Tongue-tie, medically known as ankyloglossia (comes from the Greek words “ankylos” meaning stiffening and “glossa” for tongue, literally, “stiff tongue”), is fairly common, occurring in 4% to 10% of the population. The inheritance pattern is not known, although it may be related to the MTHFR gene. Tongue-tie is usually not associated with any other syndromes. Many times, it may not be diagnosed until the patient reaches childhood. If parents do not notice any problems with sucking, latching, or feeding, it may be recognized as the child learns to speak. Speech problems, especially articulation of the lingual sounds, such as l, r, t, d, n, th, sh, and z may be noticeable in older children with tongue-tie. A tongue-tie may also be diagnosed visually, when the child fully sticks out their tongue. Instead of a smooth round edge, a “V shape” is seen on the front edge of the tongue. If there are problems with sucking, latching, or feeding, ankyloglossia can be diagnosed in the newborn.
In the newborn, tongue-tie is correctable with a simple procedure involving the band connecting the tongue to the floor of mouth. This band, connecting the tongue to the floor of mouth, is called a frenulum (from the Latin word “frenulum” meaning any tissue that secures or restricts the motion of a mobile organ in the body), and the procedure is called “frenotomy,” “frenectomy,” or “frenuloplasty.” Occasionally, the upper lip also has a band connecting the upper lip to the gum. This can prevent full upper lip motion, and this band can be corrected at the same time. Results of studies show that frenuloplasty is effective at improving sucking, latching, continuation of breast feeding, and improving nipple pain in the mother. No serious adverse events have been reported with the procedure as long as it is done correctly.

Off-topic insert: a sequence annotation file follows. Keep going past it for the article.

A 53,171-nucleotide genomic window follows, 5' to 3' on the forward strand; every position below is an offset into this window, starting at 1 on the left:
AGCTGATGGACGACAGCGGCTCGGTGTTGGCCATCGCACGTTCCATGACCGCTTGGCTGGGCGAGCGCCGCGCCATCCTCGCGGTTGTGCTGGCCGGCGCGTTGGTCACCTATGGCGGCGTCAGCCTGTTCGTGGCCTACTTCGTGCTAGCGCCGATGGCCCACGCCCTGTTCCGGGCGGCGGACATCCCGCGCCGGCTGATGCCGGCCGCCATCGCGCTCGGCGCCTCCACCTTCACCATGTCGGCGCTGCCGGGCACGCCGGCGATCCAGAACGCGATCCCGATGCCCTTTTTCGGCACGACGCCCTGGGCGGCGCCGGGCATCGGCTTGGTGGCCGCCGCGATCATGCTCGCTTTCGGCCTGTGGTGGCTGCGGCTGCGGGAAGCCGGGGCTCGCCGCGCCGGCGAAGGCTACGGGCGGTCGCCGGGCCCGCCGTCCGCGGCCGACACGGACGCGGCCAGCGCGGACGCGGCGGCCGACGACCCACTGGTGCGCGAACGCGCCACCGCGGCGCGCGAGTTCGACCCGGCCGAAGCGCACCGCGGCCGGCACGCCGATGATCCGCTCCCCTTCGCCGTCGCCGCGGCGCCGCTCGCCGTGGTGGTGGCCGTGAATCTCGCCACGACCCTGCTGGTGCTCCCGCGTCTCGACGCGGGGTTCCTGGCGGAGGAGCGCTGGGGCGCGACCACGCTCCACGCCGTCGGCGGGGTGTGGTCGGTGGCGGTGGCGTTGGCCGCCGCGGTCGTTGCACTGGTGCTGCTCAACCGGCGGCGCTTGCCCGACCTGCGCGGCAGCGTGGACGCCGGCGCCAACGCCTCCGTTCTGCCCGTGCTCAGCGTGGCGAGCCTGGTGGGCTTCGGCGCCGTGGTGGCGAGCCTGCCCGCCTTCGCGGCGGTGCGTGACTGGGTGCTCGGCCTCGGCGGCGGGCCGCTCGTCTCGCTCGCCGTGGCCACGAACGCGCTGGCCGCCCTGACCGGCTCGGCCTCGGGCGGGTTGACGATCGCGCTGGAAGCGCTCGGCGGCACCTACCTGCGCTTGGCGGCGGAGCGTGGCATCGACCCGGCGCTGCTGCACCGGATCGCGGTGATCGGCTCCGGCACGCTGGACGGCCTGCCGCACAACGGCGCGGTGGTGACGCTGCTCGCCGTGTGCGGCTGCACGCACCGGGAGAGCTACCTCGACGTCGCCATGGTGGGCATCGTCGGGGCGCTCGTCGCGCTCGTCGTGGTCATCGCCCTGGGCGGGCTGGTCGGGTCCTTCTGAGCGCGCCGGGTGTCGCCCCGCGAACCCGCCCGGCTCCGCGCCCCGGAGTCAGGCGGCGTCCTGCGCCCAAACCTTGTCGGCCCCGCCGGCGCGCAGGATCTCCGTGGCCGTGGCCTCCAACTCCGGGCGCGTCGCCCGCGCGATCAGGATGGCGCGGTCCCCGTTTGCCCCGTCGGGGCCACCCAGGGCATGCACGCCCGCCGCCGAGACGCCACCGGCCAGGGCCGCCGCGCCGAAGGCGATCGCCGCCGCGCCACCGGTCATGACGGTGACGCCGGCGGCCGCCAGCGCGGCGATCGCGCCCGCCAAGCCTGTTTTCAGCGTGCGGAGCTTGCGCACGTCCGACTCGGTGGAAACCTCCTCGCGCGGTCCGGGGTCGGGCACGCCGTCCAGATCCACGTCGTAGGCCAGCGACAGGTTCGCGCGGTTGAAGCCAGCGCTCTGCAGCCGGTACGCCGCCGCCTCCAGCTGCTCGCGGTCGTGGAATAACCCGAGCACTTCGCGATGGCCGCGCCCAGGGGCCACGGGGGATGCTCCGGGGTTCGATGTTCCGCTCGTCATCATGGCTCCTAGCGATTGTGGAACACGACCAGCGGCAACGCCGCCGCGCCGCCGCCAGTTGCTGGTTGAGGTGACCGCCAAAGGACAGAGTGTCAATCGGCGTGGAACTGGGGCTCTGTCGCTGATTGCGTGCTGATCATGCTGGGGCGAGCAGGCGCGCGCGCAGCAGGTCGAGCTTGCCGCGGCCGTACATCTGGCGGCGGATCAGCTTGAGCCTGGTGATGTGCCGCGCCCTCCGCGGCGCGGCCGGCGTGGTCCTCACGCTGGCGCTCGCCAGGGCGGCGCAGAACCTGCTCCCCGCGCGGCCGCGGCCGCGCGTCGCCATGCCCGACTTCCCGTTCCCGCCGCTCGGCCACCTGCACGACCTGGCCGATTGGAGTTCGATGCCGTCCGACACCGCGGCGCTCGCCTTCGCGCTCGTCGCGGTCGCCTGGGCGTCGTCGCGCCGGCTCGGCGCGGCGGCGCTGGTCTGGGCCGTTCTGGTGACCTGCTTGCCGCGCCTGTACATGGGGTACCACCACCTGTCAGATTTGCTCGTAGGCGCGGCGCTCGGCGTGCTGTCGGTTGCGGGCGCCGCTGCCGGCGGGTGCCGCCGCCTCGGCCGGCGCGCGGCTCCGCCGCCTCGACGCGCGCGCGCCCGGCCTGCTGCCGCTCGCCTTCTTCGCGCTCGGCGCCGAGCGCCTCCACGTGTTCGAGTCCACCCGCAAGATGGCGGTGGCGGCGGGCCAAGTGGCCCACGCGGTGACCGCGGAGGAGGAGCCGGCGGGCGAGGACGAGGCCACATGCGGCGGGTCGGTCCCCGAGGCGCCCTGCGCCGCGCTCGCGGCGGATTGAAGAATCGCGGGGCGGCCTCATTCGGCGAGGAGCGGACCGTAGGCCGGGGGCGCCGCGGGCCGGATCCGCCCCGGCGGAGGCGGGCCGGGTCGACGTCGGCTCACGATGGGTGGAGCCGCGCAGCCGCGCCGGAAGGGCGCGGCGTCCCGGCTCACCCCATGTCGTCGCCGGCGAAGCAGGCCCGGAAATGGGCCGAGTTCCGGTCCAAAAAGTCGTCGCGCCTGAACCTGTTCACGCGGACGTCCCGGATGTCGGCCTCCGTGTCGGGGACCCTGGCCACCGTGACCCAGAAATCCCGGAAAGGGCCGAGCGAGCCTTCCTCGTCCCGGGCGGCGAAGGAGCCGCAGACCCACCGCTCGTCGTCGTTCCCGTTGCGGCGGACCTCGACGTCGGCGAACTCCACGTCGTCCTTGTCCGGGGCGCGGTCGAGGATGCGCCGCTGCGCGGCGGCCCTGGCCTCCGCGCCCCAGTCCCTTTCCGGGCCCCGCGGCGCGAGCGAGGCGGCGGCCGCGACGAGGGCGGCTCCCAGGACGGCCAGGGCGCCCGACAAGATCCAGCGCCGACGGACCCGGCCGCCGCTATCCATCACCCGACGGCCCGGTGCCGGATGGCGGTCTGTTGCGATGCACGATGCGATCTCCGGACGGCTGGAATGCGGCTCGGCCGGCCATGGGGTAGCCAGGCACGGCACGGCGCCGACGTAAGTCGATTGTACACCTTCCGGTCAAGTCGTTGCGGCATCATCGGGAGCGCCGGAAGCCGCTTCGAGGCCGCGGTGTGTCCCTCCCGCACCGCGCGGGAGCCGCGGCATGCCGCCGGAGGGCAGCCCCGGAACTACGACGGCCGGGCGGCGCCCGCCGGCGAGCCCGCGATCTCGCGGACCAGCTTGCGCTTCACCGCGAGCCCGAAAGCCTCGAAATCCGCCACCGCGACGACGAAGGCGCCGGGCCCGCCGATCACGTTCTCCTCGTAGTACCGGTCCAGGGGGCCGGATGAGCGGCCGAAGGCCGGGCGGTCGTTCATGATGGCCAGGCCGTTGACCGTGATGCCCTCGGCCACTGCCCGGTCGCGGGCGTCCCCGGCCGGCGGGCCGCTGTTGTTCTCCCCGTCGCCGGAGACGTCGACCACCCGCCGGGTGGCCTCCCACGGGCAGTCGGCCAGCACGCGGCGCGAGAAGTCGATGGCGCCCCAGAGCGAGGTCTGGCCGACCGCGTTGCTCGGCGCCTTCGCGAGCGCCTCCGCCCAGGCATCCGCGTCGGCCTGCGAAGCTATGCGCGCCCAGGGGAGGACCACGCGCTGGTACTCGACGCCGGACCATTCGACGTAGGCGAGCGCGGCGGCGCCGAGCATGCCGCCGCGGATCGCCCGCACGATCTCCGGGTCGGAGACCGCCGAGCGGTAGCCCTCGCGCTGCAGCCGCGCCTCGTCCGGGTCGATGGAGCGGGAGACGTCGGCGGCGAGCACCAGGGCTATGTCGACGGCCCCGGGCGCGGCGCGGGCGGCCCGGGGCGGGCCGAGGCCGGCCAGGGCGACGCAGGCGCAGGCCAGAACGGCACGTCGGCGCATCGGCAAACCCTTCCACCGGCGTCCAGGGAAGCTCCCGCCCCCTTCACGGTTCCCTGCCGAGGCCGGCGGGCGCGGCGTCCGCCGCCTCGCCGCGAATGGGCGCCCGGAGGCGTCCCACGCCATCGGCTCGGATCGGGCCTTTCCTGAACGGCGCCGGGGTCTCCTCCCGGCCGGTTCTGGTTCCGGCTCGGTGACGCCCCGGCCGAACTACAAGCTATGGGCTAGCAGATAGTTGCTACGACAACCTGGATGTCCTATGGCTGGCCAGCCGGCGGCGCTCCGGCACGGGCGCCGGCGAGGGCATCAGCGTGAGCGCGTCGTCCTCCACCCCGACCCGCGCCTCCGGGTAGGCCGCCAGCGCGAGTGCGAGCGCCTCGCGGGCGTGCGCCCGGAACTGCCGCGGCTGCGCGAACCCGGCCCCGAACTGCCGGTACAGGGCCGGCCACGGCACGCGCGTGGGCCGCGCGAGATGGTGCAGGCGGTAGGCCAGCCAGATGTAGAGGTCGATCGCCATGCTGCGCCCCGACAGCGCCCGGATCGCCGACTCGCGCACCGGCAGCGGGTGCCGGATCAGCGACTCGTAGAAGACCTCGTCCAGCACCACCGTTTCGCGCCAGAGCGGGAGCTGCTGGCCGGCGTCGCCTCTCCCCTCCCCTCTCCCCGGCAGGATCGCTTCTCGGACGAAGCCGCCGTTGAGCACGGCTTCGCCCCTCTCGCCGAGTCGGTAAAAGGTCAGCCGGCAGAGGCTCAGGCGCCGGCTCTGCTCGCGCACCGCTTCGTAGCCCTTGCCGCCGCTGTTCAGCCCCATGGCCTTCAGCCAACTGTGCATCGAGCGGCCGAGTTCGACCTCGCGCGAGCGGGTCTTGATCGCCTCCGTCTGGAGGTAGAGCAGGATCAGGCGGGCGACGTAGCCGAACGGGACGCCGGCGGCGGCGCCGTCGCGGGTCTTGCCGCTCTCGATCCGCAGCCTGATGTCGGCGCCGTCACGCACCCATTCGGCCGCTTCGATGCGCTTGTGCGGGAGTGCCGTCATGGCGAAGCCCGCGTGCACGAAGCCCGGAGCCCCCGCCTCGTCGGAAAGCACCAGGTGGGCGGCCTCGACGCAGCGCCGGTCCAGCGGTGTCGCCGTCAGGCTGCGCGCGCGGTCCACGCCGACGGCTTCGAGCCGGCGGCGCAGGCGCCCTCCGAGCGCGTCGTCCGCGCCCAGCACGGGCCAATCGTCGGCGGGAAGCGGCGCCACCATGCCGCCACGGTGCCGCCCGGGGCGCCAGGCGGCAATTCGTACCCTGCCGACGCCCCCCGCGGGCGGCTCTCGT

Prior to arriving to your appointment:
If you have medical insurance for your child:
Please verify with your medical insurance provider that your child has been added to your insurance policy. This does not occur automatically upon birth. If your child has not been enrolled please contact your human resources department immediately. However, coverage for services may be limited, thus resulting in denial of payment with the patient taking full financial responsibility for services. Payment is due in full at the time of service. If your medical insurance covers all or a portion of the service we will reimburse the patient accordingly.